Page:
• Glad you answered that query, tfd: was wondering who Naomi Rose was.

      Too late to listen before MFF, but I promise I’ll get through it when I get back from my weekend at the mother-in-law’s.

  3. TFD: Lovely, you have such a relaxed natural delivery and it’s all interesting, takes me all the way back, we share many musical tastes, loved Dylan and the Who plus Fairport, the Who were great at that period, all periods really, they were so creative and musically imaginative, different from anything else around. Your talk of obsession sent my into the other room to check my Dylans, 10 albums and 10 CD’s, not close to comprehensive but they cover a lot of the earlyish period. I evolved through the whole skiffle/folk era and I was in LA when Fairport began and I realised that something important was happening, it was very traditional and yet very modern, I wished I could have been there.
    On to part 2, loving it.

  4. TFD -Outstanding job! Way to hoist the 49er banner. Many of my favs well represented & with excellent taste on the picks. Emmy Lou still can give me goosebumps & I like what you said about her being a pathway to country. I would argue however you were already there with the Everlies. They were claimed by both pop & country here, making both charts multiple times. They also charted heavily on the R & B charts. Anyway, great fun & perhaps a new Spill standard.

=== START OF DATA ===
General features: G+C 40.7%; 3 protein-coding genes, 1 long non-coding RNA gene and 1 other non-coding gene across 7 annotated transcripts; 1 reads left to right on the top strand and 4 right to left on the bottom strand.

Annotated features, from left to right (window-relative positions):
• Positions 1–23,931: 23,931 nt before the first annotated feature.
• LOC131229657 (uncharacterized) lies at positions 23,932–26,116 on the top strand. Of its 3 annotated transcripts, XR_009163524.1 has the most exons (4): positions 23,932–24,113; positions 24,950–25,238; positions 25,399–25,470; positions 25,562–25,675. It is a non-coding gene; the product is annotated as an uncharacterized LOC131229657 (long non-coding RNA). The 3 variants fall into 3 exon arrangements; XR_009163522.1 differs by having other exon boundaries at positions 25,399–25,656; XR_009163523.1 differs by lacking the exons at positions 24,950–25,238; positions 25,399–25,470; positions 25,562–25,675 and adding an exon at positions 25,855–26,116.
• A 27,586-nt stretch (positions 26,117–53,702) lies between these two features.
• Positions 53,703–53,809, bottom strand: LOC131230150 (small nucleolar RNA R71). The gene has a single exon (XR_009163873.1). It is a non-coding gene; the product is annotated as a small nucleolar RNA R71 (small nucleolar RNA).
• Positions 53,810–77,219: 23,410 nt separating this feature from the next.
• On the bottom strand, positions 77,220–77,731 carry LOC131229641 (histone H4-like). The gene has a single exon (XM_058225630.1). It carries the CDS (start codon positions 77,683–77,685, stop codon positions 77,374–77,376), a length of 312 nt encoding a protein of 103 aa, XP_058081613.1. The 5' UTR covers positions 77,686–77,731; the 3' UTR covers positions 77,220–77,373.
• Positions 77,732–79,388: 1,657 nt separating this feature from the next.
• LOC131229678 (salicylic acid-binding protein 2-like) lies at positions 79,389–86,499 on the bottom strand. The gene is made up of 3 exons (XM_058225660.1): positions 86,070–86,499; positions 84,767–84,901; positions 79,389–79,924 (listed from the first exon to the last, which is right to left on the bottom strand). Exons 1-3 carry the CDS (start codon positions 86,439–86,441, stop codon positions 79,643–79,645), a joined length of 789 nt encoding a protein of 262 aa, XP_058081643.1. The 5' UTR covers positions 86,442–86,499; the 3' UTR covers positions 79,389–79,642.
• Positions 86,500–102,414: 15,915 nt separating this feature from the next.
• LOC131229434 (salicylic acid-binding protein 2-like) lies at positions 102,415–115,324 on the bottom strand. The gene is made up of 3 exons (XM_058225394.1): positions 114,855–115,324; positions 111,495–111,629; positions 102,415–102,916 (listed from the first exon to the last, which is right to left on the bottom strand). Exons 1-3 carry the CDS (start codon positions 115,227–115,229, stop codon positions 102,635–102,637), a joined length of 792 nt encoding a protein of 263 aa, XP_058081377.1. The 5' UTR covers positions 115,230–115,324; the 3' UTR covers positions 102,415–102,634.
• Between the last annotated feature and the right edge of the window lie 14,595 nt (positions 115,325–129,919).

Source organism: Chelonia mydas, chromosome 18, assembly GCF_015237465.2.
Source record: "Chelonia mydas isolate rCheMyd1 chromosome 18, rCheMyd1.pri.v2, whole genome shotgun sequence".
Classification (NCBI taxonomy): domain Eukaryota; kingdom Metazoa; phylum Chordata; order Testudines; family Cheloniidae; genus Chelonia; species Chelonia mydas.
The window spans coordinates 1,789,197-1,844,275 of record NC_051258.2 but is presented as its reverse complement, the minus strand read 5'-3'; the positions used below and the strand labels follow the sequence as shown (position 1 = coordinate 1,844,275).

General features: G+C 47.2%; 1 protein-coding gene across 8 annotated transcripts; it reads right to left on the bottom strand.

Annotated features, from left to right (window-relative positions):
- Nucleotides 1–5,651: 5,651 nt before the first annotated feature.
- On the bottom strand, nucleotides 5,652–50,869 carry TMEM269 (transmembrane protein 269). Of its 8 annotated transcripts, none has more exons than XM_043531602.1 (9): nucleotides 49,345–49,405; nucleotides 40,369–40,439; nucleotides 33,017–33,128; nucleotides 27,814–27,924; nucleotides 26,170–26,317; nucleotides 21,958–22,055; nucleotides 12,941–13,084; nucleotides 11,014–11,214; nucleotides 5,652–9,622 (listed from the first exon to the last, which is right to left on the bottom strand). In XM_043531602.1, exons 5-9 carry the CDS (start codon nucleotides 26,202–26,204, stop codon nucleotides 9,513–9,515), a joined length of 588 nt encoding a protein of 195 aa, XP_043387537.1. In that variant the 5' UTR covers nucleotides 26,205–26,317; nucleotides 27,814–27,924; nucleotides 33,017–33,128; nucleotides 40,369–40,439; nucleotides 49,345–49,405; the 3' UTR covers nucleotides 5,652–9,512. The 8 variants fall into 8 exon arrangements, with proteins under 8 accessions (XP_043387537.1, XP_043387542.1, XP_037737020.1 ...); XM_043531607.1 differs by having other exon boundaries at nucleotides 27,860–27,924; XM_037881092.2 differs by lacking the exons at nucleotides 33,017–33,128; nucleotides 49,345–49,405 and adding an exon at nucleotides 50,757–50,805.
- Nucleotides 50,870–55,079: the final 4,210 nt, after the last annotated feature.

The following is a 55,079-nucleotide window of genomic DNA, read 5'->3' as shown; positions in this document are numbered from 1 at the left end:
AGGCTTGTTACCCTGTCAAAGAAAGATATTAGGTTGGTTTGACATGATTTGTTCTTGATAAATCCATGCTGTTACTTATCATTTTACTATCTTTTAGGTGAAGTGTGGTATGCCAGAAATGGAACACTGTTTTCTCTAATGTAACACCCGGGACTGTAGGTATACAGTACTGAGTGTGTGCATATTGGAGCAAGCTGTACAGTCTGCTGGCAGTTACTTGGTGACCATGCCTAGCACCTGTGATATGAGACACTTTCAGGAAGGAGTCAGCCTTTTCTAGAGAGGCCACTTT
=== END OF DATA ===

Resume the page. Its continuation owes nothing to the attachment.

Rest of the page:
• We didn’t have separate charts over here, Fintan, and I never thought of the Everlys’ 50s music as country – though I knew they had country roots. (And I have their album Songs Our Daddy Taught Us, which is folk songs.)

      There have been much better ‘Spill podcasters before me though – before your time probably.

  5. @ tfd re “complete” collections of – without listening past the opening song, I’d only put money on Richard Thompson and Tom Petty; maybe Buddy Holly given the slightly strange phrasing of your question.

    See you all over on the mothership.

  6. I’ve just listened to Part 1, and it was like a good late evening radio programme. I’d forgotten how good Crazy Man Michael is and I’m intrigued by the strange boyfriend from that era.